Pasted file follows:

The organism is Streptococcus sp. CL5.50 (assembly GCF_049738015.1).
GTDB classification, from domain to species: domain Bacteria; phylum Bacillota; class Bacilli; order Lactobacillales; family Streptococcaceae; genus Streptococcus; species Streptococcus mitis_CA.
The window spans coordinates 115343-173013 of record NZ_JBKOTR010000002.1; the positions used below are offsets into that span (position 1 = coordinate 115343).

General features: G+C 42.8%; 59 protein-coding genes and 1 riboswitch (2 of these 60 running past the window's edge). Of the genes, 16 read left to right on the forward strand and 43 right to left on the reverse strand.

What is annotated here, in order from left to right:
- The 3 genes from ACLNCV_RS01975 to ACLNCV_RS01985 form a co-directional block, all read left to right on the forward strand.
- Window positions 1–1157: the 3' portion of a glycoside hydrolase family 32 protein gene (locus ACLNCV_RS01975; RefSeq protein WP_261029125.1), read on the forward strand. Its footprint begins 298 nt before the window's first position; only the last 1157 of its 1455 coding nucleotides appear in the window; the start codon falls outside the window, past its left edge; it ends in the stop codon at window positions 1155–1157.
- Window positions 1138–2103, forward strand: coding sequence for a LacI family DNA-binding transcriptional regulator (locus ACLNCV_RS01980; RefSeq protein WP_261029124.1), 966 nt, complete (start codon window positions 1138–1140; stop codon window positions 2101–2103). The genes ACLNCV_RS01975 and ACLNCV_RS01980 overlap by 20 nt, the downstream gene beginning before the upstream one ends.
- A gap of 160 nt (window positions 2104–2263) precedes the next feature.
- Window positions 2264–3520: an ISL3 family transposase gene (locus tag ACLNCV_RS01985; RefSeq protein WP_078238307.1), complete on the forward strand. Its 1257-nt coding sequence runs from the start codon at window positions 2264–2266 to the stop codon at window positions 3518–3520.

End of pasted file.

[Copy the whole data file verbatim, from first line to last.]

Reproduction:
The organism is Streptococcus sp. CL5.50 (assembly GCF_049738015.1).
GTDB classification, from domain to species: domain Bacteria; phylum Bacillota; class Bacilli; order Lactobacillales; family Streptococcaceae; genus Streptococcus; species Streptococcus mitis_CA.
The window spans coordinates 115343-173013 of record NZ_JBKOTR010000002.1; the positions used below are offsets into that span (position 1 = coordinate 115343).

General features: G+C 42.8%; 59 protein-coding genes and 1 riboswitch (2 of these 60 running past the window's edge). Of the genes, 16 read left to right on the forward strand and 43 right to left on the reverse strand.

What is annotated here, in order from left to right:
- The 3 genes from ACLNCV_RS01975 to ACLNCV_RS01985 form a co-directional block, all read left to right on the forward strand.
- Window positions 1–1157: the 3' portion of a glycoside hydrolase family 32 protein gene (locus ACLNCV_RS01975; RefSeq protein WP_261029125.1), read on the forward strand. Its footprint begins 298 nt before the window's first position; only the last 1157 of its 1455 coding nucleotides appear in the window; the start codon falls outside the window, past its left edge; it ends in the stop codon at window positions 1155–1157.
- Window positions 1138–2103, forward strand: coding sequence for a LacI family DNA-binding transcriptional regulator (locus ACLNCV_RS01980; RefSeq protein WP_261029124.1), 966 nt, complete (start codon window positions 1138–1140; stop codon window positions 2101–2103). The genes ACLNCV_RS01975 and ACLNCV_RS01980 overlap by 20 nt, the downstream gene beginning before the upstream one ends.
- A gap of 160 nt (window positions 2104–2263) precedes the next feature.
- Window positions 2264–3520: an ISL3 family transposase gene (locus tag ACLNCV_RS01985; RefSeq protein WP_078238307.1), complete on the forward strand. Its 1257-nt coding sequence runs from the start codon at window positions 2264–2266 to the stop codon at window positions 3518–3520.